The parolee who was shot by an officer in the Mission district Thursday had apparently been planning to commit a gang-related killing that very night, police Chief Greg Suhr said Monday.
Known Norteño gangster Oliver Barcenas was shot by a plainclothes officer at 14th and Minna streets after he reportedly raised a TEC-9 gun at the cop. The nonfatal incident sparked two nights of protests in the Mission, including vandalism reportedly done by anarchists outraged at the SFPD.
During a community meeting Monday, Suhr released new details about the shooting that he said prove the officer was not only justified in pulling the trigger, but also a hero.
That night, according to investigators, the 22-year-old parolee had been headed to the southern end of the Mission to exact revenge for a gang homicide that had occurred in the neighborhood the previous week. While driving down 14th Street near Natoma Street about 8 p.m., two SFPD gang task force officers stopped Barcenas, who they reportedly knew to be a gang member on parole.
The officers had been searching for youths on probation who were out past curfew as part of the Juvenile Probation Department program Operation Night Light, which began last summer in response to an uptick in gun violence. Barcenas was reportedly seen clutching onto an object in his waistband, and after seeing the cops he started running westbound on 14th Street.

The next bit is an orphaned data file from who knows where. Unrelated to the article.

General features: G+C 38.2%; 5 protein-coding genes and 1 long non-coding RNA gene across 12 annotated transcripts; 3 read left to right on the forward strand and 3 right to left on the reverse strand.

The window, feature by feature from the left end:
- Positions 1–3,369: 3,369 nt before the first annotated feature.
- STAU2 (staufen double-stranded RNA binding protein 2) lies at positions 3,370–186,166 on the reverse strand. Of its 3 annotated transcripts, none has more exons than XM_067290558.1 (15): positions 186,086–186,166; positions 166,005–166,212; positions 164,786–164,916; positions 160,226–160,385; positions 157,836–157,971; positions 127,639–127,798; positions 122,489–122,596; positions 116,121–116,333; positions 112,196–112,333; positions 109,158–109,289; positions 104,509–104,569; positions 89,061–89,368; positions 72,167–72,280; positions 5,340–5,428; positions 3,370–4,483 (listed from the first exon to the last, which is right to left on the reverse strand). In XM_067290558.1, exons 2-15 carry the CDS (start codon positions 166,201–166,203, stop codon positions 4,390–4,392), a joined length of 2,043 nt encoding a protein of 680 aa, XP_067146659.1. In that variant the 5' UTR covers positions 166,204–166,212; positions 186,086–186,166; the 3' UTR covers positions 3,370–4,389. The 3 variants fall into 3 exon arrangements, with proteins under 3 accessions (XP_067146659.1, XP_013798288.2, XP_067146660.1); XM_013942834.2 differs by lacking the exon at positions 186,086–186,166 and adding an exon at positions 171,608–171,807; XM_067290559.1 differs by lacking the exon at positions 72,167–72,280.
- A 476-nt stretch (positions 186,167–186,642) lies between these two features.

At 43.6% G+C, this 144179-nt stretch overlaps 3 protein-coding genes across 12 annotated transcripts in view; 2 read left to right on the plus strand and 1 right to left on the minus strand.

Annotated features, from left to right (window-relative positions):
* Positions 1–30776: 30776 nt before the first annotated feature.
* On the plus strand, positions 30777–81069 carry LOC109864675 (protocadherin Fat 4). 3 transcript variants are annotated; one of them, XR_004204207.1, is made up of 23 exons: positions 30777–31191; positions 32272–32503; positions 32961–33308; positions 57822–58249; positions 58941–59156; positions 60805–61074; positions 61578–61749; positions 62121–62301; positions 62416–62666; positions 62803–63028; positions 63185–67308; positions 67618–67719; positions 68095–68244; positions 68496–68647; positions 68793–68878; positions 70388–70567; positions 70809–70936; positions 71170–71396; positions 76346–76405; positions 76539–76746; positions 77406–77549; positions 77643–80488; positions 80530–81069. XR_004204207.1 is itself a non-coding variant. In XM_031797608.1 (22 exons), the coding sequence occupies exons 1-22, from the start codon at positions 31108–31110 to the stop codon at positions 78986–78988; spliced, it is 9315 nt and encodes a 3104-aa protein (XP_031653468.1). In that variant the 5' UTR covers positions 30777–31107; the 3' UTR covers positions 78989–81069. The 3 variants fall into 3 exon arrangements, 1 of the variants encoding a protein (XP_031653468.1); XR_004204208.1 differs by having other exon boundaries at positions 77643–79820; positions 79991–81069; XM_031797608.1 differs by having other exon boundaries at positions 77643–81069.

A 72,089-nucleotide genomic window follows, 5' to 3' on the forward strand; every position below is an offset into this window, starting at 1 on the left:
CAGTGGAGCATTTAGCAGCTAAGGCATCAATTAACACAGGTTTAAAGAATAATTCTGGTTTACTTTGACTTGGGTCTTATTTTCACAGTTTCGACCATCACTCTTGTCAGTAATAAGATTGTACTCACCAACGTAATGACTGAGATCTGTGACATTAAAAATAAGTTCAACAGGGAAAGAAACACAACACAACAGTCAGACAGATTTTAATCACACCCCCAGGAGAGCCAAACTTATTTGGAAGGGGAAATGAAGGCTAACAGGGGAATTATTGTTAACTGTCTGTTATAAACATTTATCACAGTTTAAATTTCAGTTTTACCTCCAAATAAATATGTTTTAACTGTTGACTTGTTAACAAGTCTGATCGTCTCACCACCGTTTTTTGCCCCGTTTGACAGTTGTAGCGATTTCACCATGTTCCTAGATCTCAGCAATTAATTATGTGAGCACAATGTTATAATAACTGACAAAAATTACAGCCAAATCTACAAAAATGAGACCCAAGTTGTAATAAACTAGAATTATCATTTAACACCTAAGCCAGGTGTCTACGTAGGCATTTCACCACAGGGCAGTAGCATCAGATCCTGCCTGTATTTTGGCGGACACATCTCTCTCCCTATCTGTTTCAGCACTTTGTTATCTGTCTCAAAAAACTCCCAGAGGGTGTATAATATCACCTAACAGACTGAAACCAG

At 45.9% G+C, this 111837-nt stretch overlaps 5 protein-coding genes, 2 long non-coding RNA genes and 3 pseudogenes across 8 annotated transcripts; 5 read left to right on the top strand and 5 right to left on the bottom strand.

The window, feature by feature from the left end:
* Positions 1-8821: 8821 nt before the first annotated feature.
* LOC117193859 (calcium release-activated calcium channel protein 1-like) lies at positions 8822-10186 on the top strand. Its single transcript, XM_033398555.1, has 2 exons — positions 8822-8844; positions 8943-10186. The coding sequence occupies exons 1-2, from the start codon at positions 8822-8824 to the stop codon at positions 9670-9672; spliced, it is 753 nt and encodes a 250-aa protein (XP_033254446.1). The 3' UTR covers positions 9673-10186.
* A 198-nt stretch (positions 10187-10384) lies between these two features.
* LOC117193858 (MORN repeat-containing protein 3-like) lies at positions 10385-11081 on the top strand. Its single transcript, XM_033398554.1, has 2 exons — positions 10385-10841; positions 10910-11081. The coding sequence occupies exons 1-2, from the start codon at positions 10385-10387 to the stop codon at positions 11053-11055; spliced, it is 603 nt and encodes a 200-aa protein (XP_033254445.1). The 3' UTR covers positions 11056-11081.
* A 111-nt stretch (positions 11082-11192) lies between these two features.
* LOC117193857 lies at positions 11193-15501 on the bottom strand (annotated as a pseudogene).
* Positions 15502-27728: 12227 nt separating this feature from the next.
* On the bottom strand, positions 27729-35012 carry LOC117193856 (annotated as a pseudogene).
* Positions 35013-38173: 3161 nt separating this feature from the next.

During the chase, Suhr said, Barcenas pulled out a TEC-9. Despite one officer’s command to drop the weapon, the parolee reportedly turned toward the cop and began to raise the gun.
In order to protect himself, Suhr said, the officer fired three times, hitting Barcenas twice. Barcenas remains at San Francisco General Hospital, where he is being treated for injuries that are not life-threatening.
“These officers on Thursday night were exactly where they were supposed to be, doing exactly what they were asked to do,” Suhr said.
Barcenas’ gun was loaded with 25 rounds, Suhr said, or “just over twice as many bullets as we have in any of our service weapons.”
And, Suhr said, he wasn’t afraid to use it: The gangster had been paroled in February in connection with a 2009 gang shootout in the Mission that injured two people, including a 15-year-old boy who was caught in the crossfire.
Barcenas returned to jail in August for violating his parole, Suhr said, and was only let out again a few weeks ago.
Thomas Mazzucco, president of the Police Commission, said he takes issue with people who jump the gun and blame cops before the facts come to light about such incidents.
“Make no mistake about it, that is a murder weapon, a weapon that was designed to kill more than one person,” Mazzucco said of the TEC-9. “What we should be talking about today is the heroism of the officer.”